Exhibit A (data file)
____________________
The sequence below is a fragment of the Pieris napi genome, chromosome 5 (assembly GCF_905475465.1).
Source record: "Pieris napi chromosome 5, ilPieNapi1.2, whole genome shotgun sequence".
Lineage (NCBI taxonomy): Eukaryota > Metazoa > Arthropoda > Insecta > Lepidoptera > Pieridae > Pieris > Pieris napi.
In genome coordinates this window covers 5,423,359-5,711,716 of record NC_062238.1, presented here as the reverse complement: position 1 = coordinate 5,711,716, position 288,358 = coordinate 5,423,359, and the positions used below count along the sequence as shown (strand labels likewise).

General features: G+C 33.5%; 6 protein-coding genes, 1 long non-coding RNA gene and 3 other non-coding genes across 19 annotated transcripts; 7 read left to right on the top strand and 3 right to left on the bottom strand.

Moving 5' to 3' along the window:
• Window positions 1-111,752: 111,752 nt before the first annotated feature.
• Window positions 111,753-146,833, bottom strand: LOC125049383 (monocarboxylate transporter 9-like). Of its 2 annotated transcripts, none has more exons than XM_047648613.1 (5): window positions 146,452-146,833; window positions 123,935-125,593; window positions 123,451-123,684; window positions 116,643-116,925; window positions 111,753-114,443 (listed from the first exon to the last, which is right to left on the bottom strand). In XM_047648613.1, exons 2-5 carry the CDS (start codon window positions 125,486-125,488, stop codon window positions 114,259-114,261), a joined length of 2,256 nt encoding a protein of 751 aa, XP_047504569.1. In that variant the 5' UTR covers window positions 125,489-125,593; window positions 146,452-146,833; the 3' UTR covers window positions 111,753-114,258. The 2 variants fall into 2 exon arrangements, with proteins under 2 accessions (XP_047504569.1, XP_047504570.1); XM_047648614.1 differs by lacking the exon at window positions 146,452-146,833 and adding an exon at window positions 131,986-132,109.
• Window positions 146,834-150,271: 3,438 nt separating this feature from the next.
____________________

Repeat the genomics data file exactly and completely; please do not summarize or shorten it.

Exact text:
The sequence below is a fragment of the Pieris napi genome, chromosome 5 (assembly GCF_905475465.1).
Source record: "Pieris napi chromosome 5, ilPieNapi1.2, whole genome shotgun sequence".
Lineage (NCBI taxonomy): Eukaryota > Metazoa > Arthropoda > Insecta > Lepidoptera > Pieridae > Pieris > Pieris napi.
In genome coordinates this window covers 5,423,359-5,711,716 of record NC_062238.1, presented here as the reverse complement: position 1 = coordinate 5,711,716, position 288,358 = coordinate 5,423,359, and the positions used below count along the sequence as shown (strand labels likewise).

General features: G+C 33.5%; 6 protein-coding genes, 1 long non-coding RNA gene and 3 other non-coding genes across 19 annotated transcripts; 7 read left to right on the top strand and 3 right to left on the bottom strand.

Moving 5' to 3' along the window:
• Window positions 1-111,752: 111,752 nt before the first annotated feature.
• Window positions 111,753-146,833, bottom strand: LOC125049383 (monocarboxylate transporter 9-like). Of its 2 annotated transcripts, none has more exons than XM_047648613.1 (5): window positions 146,452-146,833; window positions 123,935-125,593; window positions 123,451-123,684; window positions 116,643-116,925; window positions 111,753-114,443 (listed from the first exon to the last, which is right to left on the bottom strand). In XM_047648613.1, exons 2-5 carry the CDS (start codon window positions 125,486-125,488, stop codon window positions 114,259-114,261), a joined length of 2,256 nt encoding a protein of 751 aa, XP_047504569.1. In that variant the 5' UTR covers window positions 125,489-125,593; window positions 146,452-146,833; the 3' UTR covers window positions 111,753-114,258. The 2 variants fall into 2 exon arrangements, with proteins under 2 accessions (XP_047504569.1, XP_047504570.1); XM_047648614.1 differs by lacking the exon at window positions 146,452-146,833 and adding an exon at window positions 131,986-132,109.
• Window positions 146,834-150,271: 3,438 nt separating this feature from the next.